Failed Scupper

Failed Scupper

As you can see where the arrows are pointing are places the old mastic has dried out and seperated from the scupper. Had all of that old material been removed prior to the new roof installation this would have never happened.

Ok now that we can see where our leak is, how do I fix it? Go get a couple tubes of urethane caulking and a caulking gun apply the caulking in all the cracks and tool it with a piece of cardboard or putty knife. You can then apply some elastomeric roof coating over the top of  that And the repair is finished.

Repaired Scupper

Repaired Scupper

This kind of fix is easy to do yourself. This type of repair is considered a permenent fix. However if your roof is under warranty call your roofing contractor and have him tear out the old material and redo it. If this happened at one scupper chances are all of the scuppers are the same way and need to be corrected.

Below is a picture of the damage this leaking scupper caused.

celing cave in

celing cave in

Fixing a parapet wall split

July 26th, 2009

In this tutorial we will learn how to properly repair a  parapet wall split on a built-up or similar type roof system. The materials you will need are.

1. Caulking gun.

2. Urethane Caulking.

3. Polyester fabric (ty-tex tape)

4. Elastomeric roof coating and paint brush.

 

The first step is to clean the area of repair and apply the urethane caulking.

 

Parapet wall split

Parapet wall split

 

Step 2. Apply a heavy coat of elastomeric roof coating to repair area.

 

Apply elastomeric roof coating

Apply elastomeric roof coating

 

Step 3. Lay the polyester fabric across the repair area make sure the fabric runs past the repair area at least 2 inches on all sides.

 

Polyester fabric

Polyester fabric

step 4. Apply 1 more coat of elastomeric roof coating on top of the polyester fabric and brush or roll the coating in.

 

Final Coat

Apply one more coat of elastomeric coating

Now the repair is finished this is what it should look like.

 

Finished wall repair

Finished wall repair

Doing this kind of repair yourself can save you alot of money. The leak was obvious and now you can do it yourself. A leak like this can end up in hundreds if not thousands of dollars in damages. Regular roof  inspections can and often find these kinds of problems before they cause any damage from water intrusion.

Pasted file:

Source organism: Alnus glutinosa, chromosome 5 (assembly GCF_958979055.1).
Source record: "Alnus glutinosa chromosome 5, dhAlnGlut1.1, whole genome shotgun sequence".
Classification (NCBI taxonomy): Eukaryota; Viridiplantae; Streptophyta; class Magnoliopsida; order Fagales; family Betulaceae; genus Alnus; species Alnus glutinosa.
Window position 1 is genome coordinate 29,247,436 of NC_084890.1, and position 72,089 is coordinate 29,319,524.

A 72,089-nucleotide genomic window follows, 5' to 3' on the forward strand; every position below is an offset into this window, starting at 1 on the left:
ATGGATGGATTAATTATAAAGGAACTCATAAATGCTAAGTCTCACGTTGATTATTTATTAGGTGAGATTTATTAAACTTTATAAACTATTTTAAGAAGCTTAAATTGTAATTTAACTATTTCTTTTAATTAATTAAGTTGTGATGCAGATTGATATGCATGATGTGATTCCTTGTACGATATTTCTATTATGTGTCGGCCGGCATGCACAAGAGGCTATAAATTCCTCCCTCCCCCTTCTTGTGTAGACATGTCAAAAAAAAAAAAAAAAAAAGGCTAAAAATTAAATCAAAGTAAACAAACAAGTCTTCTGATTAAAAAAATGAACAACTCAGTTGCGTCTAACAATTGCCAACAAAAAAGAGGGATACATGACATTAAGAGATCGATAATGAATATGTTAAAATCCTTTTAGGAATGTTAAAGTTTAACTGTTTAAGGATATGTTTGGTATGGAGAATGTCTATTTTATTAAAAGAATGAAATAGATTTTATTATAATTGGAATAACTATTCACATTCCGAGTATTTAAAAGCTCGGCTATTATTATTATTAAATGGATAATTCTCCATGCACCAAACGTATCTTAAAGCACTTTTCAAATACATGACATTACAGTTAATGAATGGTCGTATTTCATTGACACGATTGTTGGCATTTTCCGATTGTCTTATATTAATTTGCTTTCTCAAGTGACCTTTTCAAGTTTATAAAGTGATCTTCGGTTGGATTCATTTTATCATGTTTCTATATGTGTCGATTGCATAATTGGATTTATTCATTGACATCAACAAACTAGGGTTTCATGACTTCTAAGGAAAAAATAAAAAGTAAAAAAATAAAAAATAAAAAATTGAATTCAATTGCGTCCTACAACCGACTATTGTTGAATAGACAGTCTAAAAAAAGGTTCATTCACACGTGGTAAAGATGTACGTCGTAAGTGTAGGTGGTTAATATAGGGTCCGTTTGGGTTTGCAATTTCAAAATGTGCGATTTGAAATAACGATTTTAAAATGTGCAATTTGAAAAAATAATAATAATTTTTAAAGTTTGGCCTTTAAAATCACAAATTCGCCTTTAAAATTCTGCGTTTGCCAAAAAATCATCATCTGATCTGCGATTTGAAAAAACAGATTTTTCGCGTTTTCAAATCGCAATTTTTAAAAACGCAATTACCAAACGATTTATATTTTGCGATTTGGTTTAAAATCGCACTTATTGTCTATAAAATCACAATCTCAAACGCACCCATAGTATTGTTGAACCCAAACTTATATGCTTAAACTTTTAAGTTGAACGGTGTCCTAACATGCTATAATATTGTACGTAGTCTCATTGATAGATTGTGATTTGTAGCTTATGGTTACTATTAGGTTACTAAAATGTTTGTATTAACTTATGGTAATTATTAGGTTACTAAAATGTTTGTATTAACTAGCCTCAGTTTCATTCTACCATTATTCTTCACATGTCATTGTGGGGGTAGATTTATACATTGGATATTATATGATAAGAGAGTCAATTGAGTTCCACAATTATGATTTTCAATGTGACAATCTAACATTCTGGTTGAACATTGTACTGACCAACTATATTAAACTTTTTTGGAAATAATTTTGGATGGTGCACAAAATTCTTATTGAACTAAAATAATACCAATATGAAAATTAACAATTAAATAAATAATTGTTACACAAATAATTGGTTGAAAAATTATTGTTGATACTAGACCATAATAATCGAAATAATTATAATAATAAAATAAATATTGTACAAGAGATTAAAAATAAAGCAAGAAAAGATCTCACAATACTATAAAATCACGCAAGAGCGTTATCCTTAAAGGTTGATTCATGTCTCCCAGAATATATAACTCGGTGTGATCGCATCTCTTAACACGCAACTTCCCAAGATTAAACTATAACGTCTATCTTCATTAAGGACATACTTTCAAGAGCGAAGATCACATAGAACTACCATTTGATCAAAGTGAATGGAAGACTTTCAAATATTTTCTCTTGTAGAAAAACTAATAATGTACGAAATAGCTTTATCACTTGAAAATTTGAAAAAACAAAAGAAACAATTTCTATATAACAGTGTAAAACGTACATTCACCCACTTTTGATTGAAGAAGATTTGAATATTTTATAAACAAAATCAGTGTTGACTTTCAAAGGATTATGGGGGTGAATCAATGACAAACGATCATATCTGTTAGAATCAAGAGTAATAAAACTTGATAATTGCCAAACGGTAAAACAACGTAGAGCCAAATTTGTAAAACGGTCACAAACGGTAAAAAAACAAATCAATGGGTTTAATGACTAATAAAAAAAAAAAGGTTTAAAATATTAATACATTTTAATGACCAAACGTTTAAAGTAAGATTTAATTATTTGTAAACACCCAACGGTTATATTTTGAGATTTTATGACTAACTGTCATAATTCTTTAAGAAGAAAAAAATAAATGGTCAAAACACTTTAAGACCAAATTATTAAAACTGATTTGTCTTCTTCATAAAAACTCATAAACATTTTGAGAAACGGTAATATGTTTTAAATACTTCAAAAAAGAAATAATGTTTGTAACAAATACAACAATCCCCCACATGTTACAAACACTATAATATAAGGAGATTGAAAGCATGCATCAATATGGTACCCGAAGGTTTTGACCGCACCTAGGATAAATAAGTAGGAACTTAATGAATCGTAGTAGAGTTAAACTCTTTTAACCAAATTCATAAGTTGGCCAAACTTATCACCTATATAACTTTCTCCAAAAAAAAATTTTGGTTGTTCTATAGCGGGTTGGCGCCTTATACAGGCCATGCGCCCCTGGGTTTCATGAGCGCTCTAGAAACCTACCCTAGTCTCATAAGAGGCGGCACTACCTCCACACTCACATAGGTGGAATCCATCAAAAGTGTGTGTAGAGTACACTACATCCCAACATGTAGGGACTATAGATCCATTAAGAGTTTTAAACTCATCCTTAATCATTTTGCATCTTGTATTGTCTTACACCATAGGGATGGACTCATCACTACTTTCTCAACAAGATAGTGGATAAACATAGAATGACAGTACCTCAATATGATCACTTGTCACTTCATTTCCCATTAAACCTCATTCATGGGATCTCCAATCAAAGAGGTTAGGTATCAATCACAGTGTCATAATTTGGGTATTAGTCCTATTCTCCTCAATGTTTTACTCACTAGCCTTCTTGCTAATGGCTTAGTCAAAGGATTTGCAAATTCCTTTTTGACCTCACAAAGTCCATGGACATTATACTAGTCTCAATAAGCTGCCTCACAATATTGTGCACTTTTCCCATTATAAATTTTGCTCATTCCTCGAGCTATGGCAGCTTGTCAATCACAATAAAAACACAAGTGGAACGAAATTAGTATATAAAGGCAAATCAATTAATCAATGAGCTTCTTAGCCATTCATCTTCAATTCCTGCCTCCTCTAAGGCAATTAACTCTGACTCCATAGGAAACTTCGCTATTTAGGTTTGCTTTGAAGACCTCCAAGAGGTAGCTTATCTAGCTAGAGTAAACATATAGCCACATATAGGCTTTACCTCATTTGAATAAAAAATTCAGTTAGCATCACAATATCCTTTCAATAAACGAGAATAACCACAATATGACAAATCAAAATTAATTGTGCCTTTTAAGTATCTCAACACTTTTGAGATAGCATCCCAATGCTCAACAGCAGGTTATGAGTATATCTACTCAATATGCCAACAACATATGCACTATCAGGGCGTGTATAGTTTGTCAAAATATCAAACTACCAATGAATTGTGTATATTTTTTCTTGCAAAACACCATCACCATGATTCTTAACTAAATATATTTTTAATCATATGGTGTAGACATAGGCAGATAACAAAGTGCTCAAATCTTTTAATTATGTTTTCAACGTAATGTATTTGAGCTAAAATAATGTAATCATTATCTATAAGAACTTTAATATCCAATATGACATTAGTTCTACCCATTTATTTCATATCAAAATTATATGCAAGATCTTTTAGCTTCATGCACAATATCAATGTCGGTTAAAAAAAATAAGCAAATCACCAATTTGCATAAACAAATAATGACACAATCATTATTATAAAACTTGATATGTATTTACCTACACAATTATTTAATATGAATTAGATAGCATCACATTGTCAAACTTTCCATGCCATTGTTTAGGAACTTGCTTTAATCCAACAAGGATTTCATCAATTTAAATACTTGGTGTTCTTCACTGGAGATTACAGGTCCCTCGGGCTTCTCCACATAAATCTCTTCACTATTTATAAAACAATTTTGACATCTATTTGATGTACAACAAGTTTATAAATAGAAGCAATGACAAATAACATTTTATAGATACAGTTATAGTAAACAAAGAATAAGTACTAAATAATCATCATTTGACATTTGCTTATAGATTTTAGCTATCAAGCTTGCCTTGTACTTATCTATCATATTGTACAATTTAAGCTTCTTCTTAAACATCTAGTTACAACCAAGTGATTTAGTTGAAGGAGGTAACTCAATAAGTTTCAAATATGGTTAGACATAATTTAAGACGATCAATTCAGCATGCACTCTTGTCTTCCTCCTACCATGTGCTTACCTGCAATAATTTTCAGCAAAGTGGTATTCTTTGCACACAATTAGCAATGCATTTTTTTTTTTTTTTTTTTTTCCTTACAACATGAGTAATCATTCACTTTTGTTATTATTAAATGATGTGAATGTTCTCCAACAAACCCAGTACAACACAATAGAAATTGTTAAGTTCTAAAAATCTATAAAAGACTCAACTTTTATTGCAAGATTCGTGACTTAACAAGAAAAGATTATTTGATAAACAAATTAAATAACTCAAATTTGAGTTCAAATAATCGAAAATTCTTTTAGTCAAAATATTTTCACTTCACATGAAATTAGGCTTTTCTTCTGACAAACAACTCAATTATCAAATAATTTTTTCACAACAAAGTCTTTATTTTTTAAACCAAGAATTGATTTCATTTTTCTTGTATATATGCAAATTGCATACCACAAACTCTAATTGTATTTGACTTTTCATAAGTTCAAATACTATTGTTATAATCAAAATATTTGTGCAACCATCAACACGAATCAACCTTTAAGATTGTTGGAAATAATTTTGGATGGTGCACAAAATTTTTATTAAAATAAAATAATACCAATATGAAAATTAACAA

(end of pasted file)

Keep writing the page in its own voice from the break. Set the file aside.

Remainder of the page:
Foam Roof Blister Repair

July 17th, 2009

In this tutorial I’m going to show you how to repair blisters on your foam roof. Foam roof  blisters are not uncommon and are relatively easy to fix. There are many things that can cause blisters please refer to our F.A.Q for common causes.

Normally blisters are not that big of an issue to be concerned with. Unless you have alot of them , They are unusually big  or they are broken. If the blisters are broken then prompt attention is needed to fix them because they can be a source for leaks. It should also be noted that blisters bigger than a baseball should be fixed by a roofing contractor who does foam roofing.

Blisters are fixed as a part of a routine roof re-coat.

In this first picture it identifys a golf ball size blister.

Step 1.

Cut the blister out using a razor knife (bread knifes work the best).

This is a golfball sized blister

This is a golfball sized blister

Step 2.

Fill the hole with a polyurethane caulking. DO NOT use any other kind of caulking your repair will fail.

 

Use polyurethane caulking to fill the repair area.

Use polyurethane caulking to fill the repair area.

Step 3.

Tool the caulking with a piece of cardboard or putty knife. Make sure you tool the caulking past all of the edges.

Tool the caulking

Tool the caulking

Step 4.

Coat the repaired area with an elastomeric roof coating. This is a permanent repair.

This is the same process a roofing contractor will use to fix blisters that are baseball sized or smaller and less than a 1/2 inch deep.